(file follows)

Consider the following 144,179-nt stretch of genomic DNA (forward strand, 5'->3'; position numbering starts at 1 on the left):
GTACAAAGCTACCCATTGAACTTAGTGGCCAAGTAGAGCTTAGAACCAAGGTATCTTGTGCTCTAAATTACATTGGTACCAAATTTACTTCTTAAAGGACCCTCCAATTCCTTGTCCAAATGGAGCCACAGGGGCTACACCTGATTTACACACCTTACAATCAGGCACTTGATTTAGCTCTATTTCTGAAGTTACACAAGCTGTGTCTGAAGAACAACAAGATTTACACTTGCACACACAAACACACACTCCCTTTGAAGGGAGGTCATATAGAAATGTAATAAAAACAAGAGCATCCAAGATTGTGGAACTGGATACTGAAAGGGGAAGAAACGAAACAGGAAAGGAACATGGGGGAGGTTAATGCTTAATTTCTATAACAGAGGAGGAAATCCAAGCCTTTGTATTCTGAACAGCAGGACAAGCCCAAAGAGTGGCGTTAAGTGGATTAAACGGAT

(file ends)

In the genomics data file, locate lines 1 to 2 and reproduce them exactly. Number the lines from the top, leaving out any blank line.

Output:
Consider the following 144,179-nt stretch of genomic DNA (forward strand, 5'->3'; position numbering starts at 1 on the left):
GTACAAAGCTACCCATTGAACTTAGTGGCCAAGTAGAGCTTAGAACCAAGGTATCTTGTGCTCTAAATTACATTGGTACCAAATTTACTTCTTAAAGGACCCTCCAATTCCTTGTCCAAATGGAGCCACAGGGGCTACACCTGATTTACACACCTTACAATCAGGCACTTGATTTAGCTCTATTTCTGAAGTTACACAAGCTGTGTCTGAAGAACAACAAGATTTACACTTGCACACACAAACACACACTCCCTTTGAAGGGAGGTCATATAGAAATGTAATAAAAACAAGAGCATCCAAGATTGTGGAACTGGATACTGAAAGGGGAAGAAACGAAACAGGAAAGGAACATGGGGGAGGTTAATGCTTAATTTCTATAACAGAGGAGGAAATCCAAGCCTTTGTATTCTGAACAGCAGGACAAGCCCAAAGAGTGGCGTTAAGTGGATTAAACGGAT